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Probing the politics of pensions

Kevin Williamson of National Review Online highlights congressional Democrats’ pension bailout efforts.

The so-called American Rescue Plan, which would be more accurately called the Democrats Looting the National Fisc to Pay Off Demanding Constituencies and Grease Every Squeaky Wheel to the Left of Mitt Romney (DLNFPODCGESWLMR) Act, contains a few nickels and dimes for coronavirus vaccinations and billions upon billions of dollars to bail sundry labor bosses and financial managers out of the most recent episode of financial trouble associated with union pension plans, a decades-long parade of organized crime and disorganized incompetence brought to you by the Teamsters, the mafia, Wall Street, and the most ruthless mob of them all: the U.S. government.

This is straight-up piracy, but it is also more than that. Like their public-sector counterparts, these union-run multi-employer plans are in trouble not because of the coronavirus epidemic or some other unforeseeable circumstance but simply because they have promised extraordinarily generous benefits and failed to put aside money to pay for them. Under pressure from previous underfunding, the managers of these pensions (a committee that has over the years included everyone from Goldman Sachs to Labor Department regulators) have sought out riskier and riskier investments, hoping to achieve higher returns and help them close the gap. That has — contain your jactitations of shock and alarm! — not always worked out as intended. (The thing about risk is, it’s risky.) In effect, they took their money to the casino, came up short, and now are using their political clout with the Biden administration and congressional Democrats to demand that somebody else — you taxpaying suckers — make good on their losses.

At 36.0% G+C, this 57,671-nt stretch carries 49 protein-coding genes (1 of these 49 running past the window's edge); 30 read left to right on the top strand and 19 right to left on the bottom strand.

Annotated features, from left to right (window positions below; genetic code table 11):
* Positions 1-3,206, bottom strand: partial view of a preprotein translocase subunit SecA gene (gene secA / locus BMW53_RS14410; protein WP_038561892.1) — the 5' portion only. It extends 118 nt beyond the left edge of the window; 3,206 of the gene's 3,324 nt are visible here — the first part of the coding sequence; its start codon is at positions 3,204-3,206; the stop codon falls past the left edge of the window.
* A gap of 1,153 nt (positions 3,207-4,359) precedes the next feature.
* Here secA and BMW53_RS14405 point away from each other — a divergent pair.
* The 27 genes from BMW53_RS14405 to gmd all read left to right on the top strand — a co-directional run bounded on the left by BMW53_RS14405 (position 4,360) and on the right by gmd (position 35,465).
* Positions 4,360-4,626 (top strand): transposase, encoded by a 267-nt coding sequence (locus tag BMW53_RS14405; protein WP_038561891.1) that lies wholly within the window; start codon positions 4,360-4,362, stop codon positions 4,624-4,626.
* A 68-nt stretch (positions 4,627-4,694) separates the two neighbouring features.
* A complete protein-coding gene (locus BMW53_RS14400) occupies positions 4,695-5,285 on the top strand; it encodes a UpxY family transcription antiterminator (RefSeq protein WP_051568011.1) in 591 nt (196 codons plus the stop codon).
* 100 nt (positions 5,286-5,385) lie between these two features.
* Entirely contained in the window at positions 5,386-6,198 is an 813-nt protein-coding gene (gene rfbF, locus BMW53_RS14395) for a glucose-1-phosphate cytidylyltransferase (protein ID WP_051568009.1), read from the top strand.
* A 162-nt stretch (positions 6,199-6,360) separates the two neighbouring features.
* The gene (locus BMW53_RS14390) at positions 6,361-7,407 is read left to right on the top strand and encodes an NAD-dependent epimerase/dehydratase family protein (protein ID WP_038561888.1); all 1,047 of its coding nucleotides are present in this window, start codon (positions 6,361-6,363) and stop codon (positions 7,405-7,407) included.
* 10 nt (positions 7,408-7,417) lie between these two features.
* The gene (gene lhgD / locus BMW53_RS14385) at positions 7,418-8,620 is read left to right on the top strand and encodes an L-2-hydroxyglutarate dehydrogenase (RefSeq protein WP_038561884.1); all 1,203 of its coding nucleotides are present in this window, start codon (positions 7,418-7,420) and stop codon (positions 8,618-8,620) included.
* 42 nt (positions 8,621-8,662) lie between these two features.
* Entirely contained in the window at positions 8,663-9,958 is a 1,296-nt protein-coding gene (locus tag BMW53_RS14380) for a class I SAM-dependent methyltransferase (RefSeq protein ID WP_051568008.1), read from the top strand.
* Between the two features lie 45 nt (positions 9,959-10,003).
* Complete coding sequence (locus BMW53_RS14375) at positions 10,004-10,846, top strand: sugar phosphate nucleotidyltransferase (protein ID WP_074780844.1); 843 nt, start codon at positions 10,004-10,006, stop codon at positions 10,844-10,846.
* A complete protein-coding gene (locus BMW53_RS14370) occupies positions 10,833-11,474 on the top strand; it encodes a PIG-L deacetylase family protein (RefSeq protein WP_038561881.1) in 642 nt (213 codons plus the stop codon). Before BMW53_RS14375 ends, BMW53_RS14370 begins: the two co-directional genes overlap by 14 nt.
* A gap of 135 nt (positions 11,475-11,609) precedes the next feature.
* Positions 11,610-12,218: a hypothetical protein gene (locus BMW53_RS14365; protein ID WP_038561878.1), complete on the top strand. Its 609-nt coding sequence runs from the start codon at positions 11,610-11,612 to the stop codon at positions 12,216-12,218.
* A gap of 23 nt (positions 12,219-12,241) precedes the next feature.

Democrats in Congress — and, especially, those who hope to one day become president — take their orders from the union goons because while the American labor movement represents relatively few private-sector workers, it can end any given Democrat’s career in elected office pretty easily.

Mitch Kokai / Senior Political Analyst

Mitch Kokai is senior political analyst for the John Locke Foundation. He joined JLF in December 2005 as director of communications. That followed more than four years as chie...